South Korea is safer than Japan

Not far from the Meiji Shrine in Tokyo, a monument to the Japanese enthusiasm for South Korea rises up these days. A Japanese and a South Korean entertainment company have jointly set up an exhibition in a pavilion on the South Korean Netflix series "Crash Landing on You", which is an enormous success in Japan. On the facade, photos of leading actress Son Ye-jin and leading actor Hyun Bin shine on video screens. Inside are pictures, videos and props.

Because of the corona fear there is not a huge rush. But a few Japanese let themselves be taken into the emotional story of a rich South Korean businesswoman who is blown over the border to North Korea while paragliding and falls in love with an officer there.

The new US Secretary of State Antony Blinken would have one less problem if he could save the Japanese joy of South Korea's pop culture into a political reality in which he has to forge alliances in the conflict with China and North Korea. But that's difficult, maybe even impossible. Because Japan and South Korea's governments argue almost without a break.

It was only on Wednesday that the South Korean Ministry of Defense complained about a complaint from the Japanese Ministry of Defense. The day before, this had summoned the South Korean military attaché in Tokyo to protest against Seoul's new defense white paper. Japan is no longer called a "partner", but only a "neighbor". It also complains that Japan has hindered military cooperation with its ongoing claims to the Liancourt Rocks in the Sea of ​​Japan, which South Korea calls Dokdo and is one of its territory. "Unacceptable," says Tokyo - which Seoul cannot accept.

There is currently no harmony between Seoul and Tokyo

In initial telephone conversations with Japan's Foreign Minister Toshimitsu Motegi and South Korea's Foreign Minister Kang Kyung-wha, Blinken recently emphasized that good relations between all three countries are important for peace and security in East Asia. His team is currently looking for the right degree of rapprochement and rigor in China and North Korea policy. And of course he needs his allies in the region for this. But the most recent exchange between Tokyo and Seoul shows that the two neighbors are just not able to achieve harmony.

The differences are deeply rooted in their soul. Some politically minded people in South Korea find history unfair when they think of the contradicting realities after the Second World War: In Europe, Germany had lost the war and was divided - in Asia, Japan had lost the war and Korea was divided. While the failed empire was able to start rebuilding, the Korean people had to experience the next devastating war after the liberation from Japan's colonial rule, the Korean War between North and South. Before the border at the 38th parallel became an impenetrable demilitarized zone in 1953 and the arduous resurrection from bitter poverty began in the south under authoritarian governments.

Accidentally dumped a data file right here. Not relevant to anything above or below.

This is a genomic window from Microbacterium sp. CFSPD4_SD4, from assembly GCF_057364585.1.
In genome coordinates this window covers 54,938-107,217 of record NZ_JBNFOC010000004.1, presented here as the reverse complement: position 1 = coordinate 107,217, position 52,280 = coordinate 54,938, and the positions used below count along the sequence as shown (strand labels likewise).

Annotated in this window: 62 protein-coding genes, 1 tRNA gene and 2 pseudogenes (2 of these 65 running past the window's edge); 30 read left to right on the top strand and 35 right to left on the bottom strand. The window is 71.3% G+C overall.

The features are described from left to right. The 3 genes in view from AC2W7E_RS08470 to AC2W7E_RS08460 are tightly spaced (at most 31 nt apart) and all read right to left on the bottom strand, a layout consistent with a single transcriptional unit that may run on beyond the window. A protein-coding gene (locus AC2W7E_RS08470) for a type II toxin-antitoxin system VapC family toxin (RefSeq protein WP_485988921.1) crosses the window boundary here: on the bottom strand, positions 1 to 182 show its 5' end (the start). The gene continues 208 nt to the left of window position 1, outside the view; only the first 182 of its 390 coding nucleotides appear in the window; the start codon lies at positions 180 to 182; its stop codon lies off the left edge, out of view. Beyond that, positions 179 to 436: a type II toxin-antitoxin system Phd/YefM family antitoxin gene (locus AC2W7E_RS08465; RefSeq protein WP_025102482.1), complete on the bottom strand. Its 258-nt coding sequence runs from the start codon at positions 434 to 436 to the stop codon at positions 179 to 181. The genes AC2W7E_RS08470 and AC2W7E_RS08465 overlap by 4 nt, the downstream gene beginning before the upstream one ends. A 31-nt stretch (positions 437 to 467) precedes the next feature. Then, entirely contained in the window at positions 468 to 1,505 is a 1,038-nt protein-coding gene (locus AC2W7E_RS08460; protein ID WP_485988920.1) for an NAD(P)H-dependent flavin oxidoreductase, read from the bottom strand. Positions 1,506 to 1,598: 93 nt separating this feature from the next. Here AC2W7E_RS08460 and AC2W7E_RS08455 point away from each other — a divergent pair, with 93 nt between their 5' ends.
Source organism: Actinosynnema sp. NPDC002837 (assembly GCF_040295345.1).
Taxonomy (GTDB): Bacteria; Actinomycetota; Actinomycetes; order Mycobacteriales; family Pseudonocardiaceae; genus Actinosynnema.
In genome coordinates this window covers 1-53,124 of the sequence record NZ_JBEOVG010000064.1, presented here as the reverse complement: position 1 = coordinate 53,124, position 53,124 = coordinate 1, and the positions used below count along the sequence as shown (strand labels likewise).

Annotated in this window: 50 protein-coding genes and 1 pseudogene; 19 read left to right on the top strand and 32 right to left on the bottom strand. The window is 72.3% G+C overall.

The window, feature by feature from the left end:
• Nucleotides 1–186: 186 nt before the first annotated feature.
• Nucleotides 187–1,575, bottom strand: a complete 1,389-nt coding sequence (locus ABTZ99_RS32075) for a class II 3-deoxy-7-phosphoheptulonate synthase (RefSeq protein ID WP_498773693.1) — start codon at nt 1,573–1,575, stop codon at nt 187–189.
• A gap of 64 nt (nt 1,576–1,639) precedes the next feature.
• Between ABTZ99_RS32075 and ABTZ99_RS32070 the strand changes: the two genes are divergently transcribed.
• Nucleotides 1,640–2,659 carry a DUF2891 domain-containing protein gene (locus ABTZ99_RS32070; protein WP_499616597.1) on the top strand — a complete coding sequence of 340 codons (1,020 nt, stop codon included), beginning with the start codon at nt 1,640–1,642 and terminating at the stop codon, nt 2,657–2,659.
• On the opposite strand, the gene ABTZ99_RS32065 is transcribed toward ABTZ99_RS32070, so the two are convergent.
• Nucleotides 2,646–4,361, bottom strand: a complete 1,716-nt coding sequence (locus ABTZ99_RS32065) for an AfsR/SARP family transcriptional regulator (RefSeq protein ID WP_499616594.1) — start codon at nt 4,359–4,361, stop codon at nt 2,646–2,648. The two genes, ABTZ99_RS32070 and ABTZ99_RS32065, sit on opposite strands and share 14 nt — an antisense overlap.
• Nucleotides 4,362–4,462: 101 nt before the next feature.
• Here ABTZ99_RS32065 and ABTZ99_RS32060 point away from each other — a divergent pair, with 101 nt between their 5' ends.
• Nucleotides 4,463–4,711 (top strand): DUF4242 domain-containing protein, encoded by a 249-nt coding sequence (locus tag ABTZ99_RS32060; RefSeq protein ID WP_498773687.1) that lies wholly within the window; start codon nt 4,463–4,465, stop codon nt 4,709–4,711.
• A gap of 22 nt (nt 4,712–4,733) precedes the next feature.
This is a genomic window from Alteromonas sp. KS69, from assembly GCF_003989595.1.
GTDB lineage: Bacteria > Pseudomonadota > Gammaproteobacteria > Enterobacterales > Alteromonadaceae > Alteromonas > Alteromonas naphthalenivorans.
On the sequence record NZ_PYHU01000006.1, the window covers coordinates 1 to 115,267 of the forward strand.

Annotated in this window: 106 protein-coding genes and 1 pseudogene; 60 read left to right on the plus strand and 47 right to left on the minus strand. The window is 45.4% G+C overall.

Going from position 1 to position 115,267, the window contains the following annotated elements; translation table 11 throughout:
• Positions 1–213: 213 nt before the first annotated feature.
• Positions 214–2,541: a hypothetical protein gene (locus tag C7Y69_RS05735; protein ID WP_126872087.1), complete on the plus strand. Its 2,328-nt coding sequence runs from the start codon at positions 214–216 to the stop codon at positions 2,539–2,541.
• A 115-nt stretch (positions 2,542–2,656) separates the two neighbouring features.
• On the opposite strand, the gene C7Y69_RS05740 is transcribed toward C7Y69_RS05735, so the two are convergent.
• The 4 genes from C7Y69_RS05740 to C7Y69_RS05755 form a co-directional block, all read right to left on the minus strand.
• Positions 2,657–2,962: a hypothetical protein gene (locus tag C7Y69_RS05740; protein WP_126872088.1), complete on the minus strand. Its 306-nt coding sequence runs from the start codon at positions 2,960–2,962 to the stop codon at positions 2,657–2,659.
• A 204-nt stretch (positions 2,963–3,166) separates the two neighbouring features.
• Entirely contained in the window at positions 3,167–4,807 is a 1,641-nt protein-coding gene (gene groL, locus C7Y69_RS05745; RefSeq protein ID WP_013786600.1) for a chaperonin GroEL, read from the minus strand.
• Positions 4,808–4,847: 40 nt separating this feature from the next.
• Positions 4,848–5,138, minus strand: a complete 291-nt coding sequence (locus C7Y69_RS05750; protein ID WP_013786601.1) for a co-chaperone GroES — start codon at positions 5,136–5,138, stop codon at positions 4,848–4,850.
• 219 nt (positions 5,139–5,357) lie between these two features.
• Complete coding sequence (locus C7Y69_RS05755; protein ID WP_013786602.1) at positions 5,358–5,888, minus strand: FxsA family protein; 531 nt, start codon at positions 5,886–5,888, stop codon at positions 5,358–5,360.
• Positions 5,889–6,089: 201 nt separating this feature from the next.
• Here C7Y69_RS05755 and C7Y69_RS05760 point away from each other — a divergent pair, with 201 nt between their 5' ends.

Today, the South Korean government is relatively liberal, the economy successful, society somewhat carefree. You feel free and self-confident enough to demand a reappraisal of history that used to be lacking. In turn, the political elite of the established economic nation Japan no longer wants to be offered.

After the re-election of the LDP career politician Shinzō Abe as premier at the end of 2012, she made a clear shift to the right. Nationalism brings voices from Japan's strong right-wing extremist circles. As a result, the ruling party no longer wants to talk about war guilt and lawsuits from Korea, even under the current Prime Minister Yoshihide Suga. One refers to earlier excuses and agreements with which one sees oneself ransomed from all war guilt. For example that of 2015, which came about through the mediation of the USA and which was supposed to "finally and irreversibly" bring the dispute over the so-called comfort women, i.e. Koreans who performed involuntary sex services in Japanese military brothels during the war, to an end.

The dispute over military cooperation can be a security risk

But war guilt cannot be settled so easily by contract. South Korean human rights awareness meets Japan's right-wing conservative national pride. When the Seoul Supreme Court awarded former forced laborers compensation from Japanese companies in 2018, it was an affront to the Japanese government. In 2019, Tokyo removed South Korea from its list of preferred trading partners. Seoul responded by downgrading Japan in turn.

At the beginning of January, the crisis worsened when a court in Seoul ruled that Japan had to compensate five surviving so-called comfort women with 100 million won each, around 75,000 euros. "That is going too far," they say in Japanese government circles and feel that they are right because of the principle of state immunity.

Can Japan and South Korea overcome their big, small-scale dispute at least for the most important tasks of the present? In 2019, the government of President Moon Jae-in decided to terminate the GSOMIA agreement with Japan, which is important for the cooperation between the USA, Japan and South Korea on North Korea issues. Under pressure from the USA, Seoul reversed the decision at the last minute. But the impression remained: The neighborhood dispute can be a security risk.

The new US administration must create a new atmosphere in the relationship between Japan and South Korea. Perhaps South Korea's television art can help. Series star Son Ye-jin is definitely up for warm words about Japan. She recently gave the Japanese news agency Kyodo a handwritten message in Korean: "I hope you are well and healthy." Many people in Japan were certainly more interested in that than the eternal dispute between Tokyo and Seoul.